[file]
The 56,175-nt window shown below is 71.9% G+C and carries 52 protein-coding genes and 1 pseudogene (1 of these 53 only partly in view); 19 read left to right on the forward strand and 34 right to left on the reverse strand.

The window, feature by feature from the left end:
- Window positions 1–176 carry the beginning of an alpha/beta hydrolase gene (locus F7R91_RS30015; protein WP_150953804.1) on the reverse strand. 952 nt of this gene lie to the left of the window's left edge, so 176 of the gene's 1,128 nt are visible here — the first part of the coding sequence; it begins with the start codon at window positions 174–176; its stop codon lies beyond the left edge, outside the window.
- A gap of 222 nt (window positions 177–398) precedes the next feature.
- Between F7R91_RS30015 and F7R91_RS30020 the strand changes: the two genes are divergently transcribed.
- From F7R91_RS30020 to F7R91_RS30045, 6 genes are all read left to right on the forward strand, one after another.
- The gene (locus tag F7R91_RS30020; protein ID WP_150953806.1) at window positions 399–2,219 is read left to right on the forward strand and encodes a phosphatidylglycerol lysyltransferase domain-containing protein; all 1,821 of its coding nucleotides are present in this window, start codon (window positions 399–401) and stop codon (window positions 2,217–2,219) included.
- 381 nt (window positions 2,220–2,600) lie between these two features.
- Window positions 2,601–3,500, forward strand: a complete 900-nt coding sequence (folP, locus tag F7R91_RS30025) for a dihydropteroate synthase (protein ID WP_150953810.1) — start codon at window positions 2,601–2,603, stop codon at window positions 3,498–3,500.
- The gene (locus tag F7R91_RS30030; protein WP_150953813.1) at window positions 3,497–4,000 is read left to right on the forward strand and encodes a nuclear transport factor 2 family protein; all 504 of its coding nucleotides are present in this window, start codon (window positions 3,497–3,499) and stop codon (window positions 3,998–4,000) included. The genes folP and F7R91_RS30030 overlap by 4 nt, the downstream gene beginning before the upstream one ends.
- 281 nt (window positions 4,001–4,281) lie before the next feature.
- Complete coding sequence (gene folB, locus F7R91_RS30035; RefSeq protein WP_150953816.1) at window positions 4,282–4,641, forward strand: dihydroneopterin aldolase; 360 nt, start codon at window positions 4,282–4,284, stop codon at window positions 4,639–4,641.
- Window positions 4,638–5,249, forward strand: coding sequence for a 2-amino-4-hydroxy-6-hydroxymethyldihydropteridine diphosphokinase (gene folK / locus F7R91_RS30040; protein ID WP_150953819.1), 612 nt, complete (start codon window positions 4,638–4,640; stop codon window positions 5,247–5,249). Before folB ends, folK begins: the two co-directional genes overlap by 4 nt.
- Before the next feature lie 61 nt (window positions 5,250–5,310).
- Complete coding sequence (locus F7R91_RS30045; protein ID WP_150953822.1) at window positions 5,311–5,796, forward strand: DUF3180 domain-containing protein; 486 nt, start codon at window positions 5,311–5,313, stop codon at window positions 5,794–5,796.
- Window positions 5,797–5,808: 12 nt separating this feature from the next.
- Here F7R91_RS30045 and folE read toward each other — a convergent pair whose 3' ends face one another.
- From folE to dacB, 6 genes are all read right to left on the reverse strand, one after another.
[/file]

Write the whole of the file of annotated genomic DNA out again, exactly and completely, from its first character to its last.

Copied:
The 56,175-nt window shown below is 71.9% G+C and carries 52 protein-coding genes and 1 pseudogene (1 of these 53 only partly in view); 19 read left to right on the forward strand and 34 right to left on the reverse strand.

The window, feature by feature from the left end:
- Window positions 1–176 carry the beginning of an alpha/beta hydrolase gene (locus F7R91_RS30015; protein WP_150953804.1) on the reverse strand. 952 nt of this gene lie to the left of the window's left edge, so 176 of the gene's 1,128 nt are visible here — the first part of the coding sequence; it begins with the start codon at window positions 174–176; its stop codon lies beyond the left edge, outside the window.
- A gap of 222 nt (window positions 177–398) precedes the next feature.
- Between F7R91_RS30015 and F7R91_RS30020 the strand changes: the two genes are divergently transcribed.
- From F7R91_RS30020 to F7R91_RS30045, 6 genes are all read left to right on the forward strand, one after another.
- The gene (locus tag F7R91_RS30020; protein ID WP_150953806.1) at window positions 399–2,219 is read left to right on the forward strand and encodes a phosphatidylglycerol lysyltransferase domain-containing protein; all 1,821 of its coding nucleotides are present in this window, start codon (window positions 399–401) and stop codon (window positions 2,217–2,219) included.
- 381 nt (window positions 2,220–2,600) lie between these two features.
- Window positions 2,601–3,500, forward strand: a complete 900-nt coding sequence (folP, locus tag F7R91_RS30025) for a dihydropteroate synthase (protein ID WP_150953810.1) — start codon at window positions 2,601–2,603, stop codon at window positions 3,498–3,500.
- The gene (locus tag F7R91_RS30030; protein WP_150953813.1) at window positions 3,497–4,000 is read left to right on the forward strand and encodes a nuclear transport factor 2 family protein; all 504 of its coding nucleotides are present in this window, start codon (window positions 3,497–3,499) and stop codon (window positions 3,998–4,000) included. The genes folP and F7R91_RS30030 overlap by 4 nt, the downstream gene beginning before the upstream one ends.
- 281 nt (window positions 4,001–4,281) lie before the next feature.
- Complete coding sequence (gene folB, locus F7R91_RS30035; RefSeq protein WP_150953816.1) at window positions 4,282–4,641, forward strand: dihydroneopterin aldolase; 360 nt, start codon at window positions 4,282–4,284, stop codon at window positions 4,639–4,641.
- Window positions 4,638–5,249, forward strand: coding sequence for a 2-amino-4-hydroxy-6-hydroxymethyldihydropteridine diphosphokinase (gene folK / locus F7R91_RS30040; protein ID WP_150953819.1), 612 nt, complete (start codon window positions 4,638–4,640; stop codon window positions 5,247–5,249). Before folB ends, folK begins: the two co-directional genes overlap by 4 nt.
- Before the next feature lie 61 nt (window positions 5,250–5,310).
- Complete coding sequence (locus F7R91_RS30045; protein ID WP_150953822.1) at window positions 5,311–5,796, forward strand: DUF3180 domain-containing protein; 486 nt, start codon at window positions 5,311–5,313, stop codon at window positions 5,794–5,796.
- Window positions 5,797–5,808: 12 nt separating this feature from the next.
- Here F7R91_RS30045 and folE read toward each other — a convergent pair whose 3' ends face one another.
- From folE to dacB, 6 genes are all read right to left on the reverse strand, one after another.